Volume 29 Number 10
Don't Get Me Started : Raising Higher Education
David Platt | October 2014
I haven’t been this excited about my fall teaching schedule in more than a decade. I’m rolling out a new class at Harvard University Extension School called CSCI-E34, User Experience Engineering. It’s an academic adaptation of the industrial UX material that I teach through IDesign. Its subtitle, which is also the title of my forthcoming book, is “The Joy of UX.”
I have 77 students registered as I write these words (late August), with a week left in the registration period. That figure really shows the emerging recognition of the importance of UX, which I’ve been shouting about since I started writing this column nearly five years ago. Last year I declared the 2010s the Decade of UX (msdn.microsoft.com/magazine/dn342880). It’s starting to roll.
My students will work throughout the term on a single UX project of their own choosing, developing their materials as I teach each topic. The end result will be a complete UX design package: personas, stories, preliminary layout and storyboards, UX testing plan, telemetry plan, security analysis, and prototype implementation. In addition to gaining hands-on experience with each stage of the design process, they finish my class with a killer package to show prospective employers.
Interestingly, about 25 percent of my students are female, at least judging by their names on my class roster. (I don’t know many men named “Lisa,” although silverbacks like me might remember Johnny Cash’s classic song, “A Boy Named Sue” [www.youtube.com/watch?v=WOHPuY88Ry4].) That’s the highest percentage of female students I’ve ever had in a class. As a father of two daughters and no sons, I think that’s great. The industry is finally paying attention to what my daughter Annabelle wrote in this column last month (that didn’t take long, did it?).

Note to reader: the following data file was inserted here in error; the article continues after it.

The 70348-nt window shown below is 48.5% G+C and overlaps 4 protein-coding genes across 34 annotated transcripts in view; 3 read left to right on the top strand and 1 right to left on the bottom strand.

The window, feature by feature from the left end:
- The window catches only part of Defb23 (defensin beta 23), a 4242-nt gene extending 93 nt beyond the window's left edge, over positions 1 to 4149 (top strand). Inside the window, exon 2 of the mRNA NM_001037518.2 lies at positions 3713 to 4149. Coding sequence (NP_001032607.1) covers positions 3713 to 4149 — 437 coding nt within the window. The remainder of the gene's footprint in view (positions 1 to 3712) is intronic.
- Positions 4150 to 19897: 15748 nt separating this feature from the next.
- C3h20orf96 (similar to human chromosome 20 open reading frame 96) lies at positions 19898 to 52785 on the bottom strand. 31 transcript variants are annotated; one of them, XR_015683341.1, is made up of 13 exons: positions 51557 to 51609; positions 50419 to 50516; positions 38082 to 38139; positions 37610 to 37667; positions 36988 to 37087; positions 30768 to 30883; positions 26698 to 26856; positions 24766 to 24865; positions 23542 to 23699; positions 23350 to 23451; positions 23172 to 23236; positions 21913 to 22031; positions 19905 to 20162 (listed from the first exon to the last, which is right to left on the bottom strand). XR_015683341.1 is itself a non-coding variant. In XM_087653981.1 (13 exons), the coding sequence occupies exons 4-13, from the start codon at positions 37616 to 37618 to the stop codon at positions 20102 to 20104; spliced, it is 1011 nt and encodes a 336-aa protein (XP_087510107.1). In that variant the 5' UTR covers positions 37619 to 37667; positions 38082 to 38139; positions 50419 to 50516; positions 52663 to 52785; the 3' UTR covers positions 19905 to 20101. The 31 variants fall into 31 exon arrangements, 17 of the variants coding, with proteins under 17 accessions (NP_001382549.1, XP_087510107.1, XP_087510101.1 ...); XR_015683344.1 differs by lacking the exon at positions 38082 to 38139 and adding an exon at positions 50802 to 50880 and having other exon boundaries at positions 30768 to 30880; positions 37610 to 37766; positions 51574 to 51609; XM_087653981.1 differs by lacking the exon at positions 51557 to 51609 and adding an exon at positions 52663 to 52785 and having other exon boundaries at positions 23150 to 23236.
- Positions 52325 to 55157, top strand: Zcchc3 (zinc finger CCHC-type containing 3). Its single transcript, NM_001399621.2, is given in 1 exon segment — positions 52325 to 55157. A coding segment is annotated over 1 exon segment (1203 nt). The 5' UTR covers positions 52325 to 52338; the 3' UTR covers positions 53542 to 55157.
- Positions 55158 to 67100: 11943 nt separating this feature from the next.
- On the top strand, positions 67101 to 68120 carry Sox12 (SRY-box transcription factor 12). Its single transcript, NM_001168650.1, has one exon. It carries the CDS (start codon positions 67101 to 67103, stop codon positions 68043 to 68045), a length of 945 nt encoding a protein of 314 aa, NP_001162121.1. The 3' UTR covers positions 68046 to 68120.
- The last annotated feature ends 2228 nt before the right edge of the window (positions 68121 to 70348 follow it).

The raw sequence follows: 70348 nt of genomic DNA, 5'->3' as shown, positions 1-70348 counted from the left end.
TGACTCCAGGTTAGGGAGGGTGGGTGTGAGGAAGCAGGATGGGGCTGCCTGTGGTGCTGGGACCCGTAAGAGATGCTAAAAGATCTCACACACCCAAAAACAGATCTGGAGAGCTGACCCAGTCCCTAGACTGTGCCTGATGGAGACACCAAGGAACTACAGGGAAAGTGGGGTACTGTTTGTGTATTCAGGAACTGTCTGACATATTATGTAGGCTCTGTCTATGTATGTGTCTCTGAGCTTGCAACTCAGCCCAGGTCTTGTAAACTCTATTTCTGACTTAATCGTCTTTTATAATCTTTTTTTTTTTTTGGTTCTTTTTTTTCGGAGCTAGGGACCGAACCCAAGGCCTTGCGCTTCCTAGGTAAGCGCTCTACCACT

My class doesn’t teach graphical design, otherwise known as decoration. I wrote about that here two years ago (msdn.microsoft.com/magazine/hh394140). Craigslist single-handedly brought down the entire newspaper industry with killer content and ultra-simple usage, and no graphical design whatsoever. (I am, however, providing a very good graphical designer as a guest speaker to rebut this contention.)
My class doesn’t teach implementation, either. UX isn’t about programming. It’s about figuring out what ought to be programmed. That’s an entirely different problem, to which you cannot easily Google a solution, as you can to, say, implementing a color gradient.
Because the world needs good UX people quickly, I’ve adapted an idea from the Army. Wounded soldiers need immediate medical attention (the “golden hour” of trauma medicine), so the Army provides each platoon with a medic. The medic isn’t a fully qualified doctor, although the soldiers customarily address him as “Doc.” The medic is trained in the Army’s protocols for stabilizing wounded soldiers—opening airways, stopping severe bleeding, starting IVs and so on.
Similarly, UX questions that arise in development projects require quick answers. You can’t have untrained developers doing it on their own (“Code 0x80040005 – Unknown error”).
My class aims to create UX medics, so that every development team can afford one. The UX medic will know the basic concepts of UX design and their most common applications—for example, knowing that data is the key to most UX questions, and how to start obtaining it. She will know how to generate a user persona quickly and accurately, to help the development team grasp the slippery concept of “the user.” She will know how to do a usability test quickly and cheaply so it doesn’t hold up the project, or get skipped to keep it from holding up the project. Above all, she will know how to iterate the UX, starting early and continuing throughout the project.
If you have a UX guru or a team of them (as the Army has actual surgeons), their time is in very tight supply. They will benefit greatly from having trained UX medics on the project teams to handle the small stuff immediately, and to package up the hardest stuff for them to handle.
As the Army provides its medics with protocols, so I’ve prepared directions and templates for my students, the forthcoming UX medics. With characteristic modesty, I call this assemblage the Plattski® Protocol™. Seventy-seven students (and counting) are about to start learning it.
I’m really looking forward to spreading the Joy of UX.
David S. Platt teaches programming .NET at Harvard University Extension School and at companies all over the world. He’s the author of 11 programming books, including “Why Software Sucks” (Addison-Wesley Professional, 2006) and “Introducing Microsoft .NET” (Microsoft Press, 2002). Microsoft named him a Software Legend in 2002. He wonders whether he should tape down two of his daughter’s fingers so she learns how to count in octal. You can contact him at rollthunder.com.